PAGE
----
Researchers at UCD


Barbara Murphy

Lecturer In Equine Science

Access Centre
2.41 A
Agriculture and Food Science Centre
University College Dublin
Dublin 4

Tel: 01 716-7717


Dr. Barbara Murphy is the Animal Science – Equine programme option co-ordinator within the School of Agriculture, Food Science and Veterinary Medicine. Having worked for leading equine organisations in the US and Ireland, she combines expertise gained from both her academic equine science background and equine industry experiences to oversee a relevant and highly competitive degree programme. Following a BSc in Equine Science from the University of Limerick, she spent a year working within the thoroughbred industry in the US and Ireland before pursuing a PhD in Veterinary Science at the Gluck Equine Research Center, University of Kentucky. Her scientific research relates to studying the clock genes that control biological rhythms in animals. Specifically, her studies investigate how circadian rhythms are involved in important reproductive phenomena and how jet lag related disruption of these rhythms impacts performance in the equine athlete.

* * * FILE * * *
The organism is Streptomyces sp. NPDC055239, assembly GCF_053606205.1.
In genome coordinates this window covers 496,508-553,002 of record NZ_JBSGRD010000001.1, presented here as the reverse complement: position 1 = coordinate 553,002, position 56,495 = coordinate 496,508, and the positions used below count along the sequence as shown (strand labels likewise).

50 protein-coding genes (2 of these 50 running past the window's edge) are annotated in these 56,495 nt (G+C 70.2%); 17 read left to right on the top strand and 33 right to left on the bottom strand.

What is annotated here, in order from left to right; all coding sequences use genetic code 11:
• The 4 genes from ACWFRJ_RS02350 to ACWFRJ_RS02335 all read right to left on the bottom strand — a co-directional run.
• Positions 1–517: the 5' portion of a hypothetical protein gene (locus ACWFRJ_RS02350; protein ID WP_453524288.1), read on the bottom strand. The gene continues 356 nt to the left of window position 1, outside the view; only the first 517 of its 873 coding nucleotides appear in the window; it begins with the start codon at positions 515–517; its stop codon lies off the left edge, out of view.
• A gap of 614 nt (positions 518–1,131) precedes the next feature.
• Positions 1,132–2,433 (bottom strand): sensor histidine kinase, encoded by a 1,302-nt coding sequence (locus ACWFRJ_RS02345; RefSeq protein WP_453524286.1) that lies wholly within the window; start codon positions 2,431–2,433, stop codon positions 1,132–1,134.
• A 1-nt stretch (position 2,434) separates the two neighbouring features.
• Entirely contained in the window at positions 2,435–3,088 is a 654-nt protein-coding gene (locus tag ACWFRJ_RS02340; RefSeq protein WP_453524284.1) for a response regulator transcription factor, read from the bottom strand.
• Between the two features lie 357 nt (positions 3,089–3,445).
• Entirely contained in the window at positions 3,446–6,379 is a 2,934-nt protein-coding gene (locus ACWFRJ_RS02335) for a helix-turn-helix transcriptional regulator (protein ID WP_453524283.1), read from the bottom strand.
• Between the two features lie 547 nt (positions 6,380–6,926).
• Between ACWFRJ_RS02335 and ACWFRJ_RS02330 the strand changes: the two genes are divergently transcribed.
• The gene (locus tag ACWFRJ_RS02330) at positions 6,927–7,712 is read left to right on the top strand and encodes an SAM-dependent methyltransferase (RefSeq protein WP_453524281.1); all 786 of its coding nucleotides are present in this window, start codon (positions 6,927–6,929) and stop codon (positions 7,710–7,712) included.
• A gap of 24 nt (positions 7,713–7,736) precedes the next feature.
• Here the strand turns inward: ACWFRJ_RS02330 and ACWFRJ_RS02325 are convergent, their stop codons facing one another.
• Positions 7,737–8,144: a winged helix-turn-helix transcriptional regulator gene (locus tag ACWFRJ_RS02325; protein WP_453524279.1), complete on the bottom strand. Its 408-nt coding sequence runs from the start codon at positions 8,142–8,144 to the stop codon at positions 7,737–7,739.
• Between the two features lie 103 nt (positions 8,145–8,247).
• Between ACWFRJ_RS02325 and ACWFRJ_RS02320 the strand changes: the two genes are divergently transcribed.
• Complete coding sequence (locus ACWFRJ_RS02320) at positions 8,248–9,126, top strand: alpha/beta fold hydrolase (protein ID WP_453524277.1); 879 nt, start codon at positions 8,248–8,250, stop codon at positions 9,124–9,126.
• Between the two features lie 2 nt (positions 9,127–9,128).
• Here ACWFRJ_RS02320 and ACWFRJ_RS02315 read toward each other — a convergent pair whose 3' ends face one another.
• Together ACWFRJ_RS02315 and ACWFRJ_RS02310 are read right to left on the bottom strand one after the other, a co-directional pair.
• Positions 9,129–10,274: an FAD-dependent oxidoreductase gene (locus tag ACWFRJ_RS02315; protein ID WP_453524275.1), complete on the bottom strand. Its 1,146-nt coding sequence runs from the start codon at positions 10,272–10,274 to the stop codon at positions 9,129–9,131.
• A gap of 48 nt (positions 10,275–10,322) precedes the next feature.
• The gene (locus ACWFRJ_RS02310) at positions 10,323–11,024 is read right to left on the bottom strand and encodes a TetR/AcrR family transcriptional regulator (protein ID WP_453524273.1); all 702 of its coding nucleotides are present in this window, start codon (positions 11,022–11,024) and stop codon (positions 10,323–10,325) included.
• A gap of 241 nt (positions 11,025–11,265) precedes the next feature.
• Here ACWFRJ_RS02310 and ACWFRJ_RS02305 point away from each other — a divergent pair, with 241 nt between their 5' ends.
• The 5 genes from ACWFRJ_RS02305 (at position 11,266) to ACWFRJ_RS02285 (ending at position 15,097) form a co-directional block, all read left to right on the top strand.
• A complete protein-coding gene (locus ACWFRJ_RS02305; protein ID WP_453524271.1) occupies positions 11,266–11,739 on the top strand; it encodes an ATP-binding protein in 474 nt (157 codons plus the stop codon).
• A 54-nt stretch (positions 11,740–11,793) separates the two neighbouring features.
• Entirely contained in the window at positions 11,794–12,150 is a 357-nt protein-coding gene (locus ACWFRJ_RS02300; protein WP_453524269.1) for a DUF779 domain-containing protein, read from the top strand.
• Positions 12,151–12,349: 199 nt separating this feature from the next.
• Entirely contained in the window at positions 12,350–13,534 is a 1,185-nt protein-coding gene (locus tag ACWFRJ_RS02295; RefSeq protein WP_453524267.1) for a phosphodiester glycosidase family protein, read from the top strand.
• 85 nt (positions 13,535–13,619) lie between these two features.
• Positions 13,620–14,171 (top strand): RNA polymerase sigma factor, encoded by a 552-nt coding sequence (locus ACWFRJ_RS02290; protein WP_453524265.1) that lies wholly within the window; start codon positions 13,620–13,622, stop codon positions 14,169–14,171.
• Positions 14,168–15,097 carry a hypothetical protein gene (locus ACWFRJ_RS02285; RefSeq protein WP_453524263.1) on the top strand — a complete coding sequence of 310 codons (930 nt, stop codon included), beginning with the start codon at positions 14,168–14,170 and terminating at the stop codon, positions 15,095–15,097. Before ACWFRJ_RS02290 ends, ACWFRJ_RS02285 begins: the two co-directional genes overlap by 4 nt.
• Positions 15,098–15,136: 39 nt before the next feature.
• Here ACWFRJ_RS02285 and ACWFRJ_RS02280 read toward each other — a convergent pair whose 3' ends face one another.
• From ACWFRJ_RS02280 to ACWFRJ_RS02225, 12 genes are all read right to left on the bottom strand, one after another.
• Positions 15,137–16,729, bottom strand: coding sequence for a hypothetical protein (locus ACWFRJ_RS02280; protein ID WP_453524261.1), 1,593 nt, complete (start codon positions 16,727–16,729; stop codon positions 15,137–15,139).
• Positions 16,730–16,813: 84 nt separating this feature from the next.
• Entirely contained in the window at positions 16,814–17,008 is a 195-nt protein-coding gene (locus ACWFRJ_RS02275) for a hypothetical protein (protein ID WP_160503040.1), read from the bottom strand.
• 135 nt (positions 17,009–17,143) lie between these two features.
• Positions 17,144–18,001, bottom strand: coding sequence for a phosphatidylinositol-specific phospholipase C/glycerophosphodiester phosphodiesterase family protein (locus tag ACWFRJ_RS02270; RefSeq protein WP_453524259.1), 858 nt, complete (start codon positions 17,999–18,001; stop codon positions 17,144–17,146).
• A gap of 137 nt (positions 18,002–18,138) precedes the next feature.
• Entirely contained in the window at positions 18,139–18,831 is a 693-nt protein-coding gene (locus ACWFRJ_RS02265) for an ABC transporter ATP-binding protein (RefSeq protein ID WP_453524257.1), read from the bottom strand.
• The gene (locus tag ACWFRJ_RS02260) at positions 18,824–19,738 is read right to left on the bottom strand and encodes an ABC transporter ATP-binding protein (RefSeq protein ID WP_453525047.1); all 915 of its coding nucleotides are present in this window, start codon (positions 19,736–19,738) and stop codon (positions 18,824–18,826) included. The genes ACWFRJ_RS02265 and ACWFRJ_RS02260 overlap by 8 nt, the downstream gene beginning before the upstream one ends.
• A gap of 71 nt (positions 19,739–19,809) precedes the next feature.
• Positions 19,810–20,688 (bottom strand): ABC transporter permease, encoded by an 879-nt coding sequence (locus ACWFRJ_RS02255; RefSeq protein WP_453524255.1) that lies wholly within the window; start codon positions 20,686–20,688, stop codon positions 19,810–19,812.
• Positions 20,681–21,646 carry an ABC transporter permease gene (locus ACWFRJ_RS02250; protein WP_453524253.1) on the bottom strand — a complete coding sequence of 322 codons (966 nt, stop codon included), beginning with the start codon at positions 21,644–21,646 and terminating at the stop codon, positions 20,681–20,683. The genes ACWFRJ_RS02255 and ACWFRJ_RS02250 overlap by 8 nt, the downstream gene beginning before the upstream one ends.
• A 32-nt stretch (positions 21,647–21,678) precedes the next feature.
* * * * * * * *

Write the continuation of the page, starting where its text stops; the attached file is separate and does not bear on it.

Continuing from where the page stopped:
Year 2000 Institution: University of Limerick
Qualification: BSc (First Class Hons) Subject: Equine Science



Book Chapters

Murphy, BA (2012) 'Genomics of the Circadian Clock' In: Chowdhary, BP (eds). Equine Genomics. International: Wiley Blackwell. [Details]

Peer Reviewed Journals

McGivney, BA,McGettigan, PA,Browne, JA,Evans, ACO,Fonseca, RG,Loftus, BJ,Lohan, A,MacHugh, DE,Murphy, BA,Katz, LM,Hill, EW; (2010) 'Characterization of the equine skeletal muscle transcriptome identifies novel functional responses to exercise training'. BMC Genomics, 11 . [DOI] [Details]
LM Watts, JA Browne, BA Murphy (2012) 'Investigation of a non-invasive method of assessing the equine circadian clock using hair follicle cells'. Journal of circadian rhythms, 10 (7). [Details]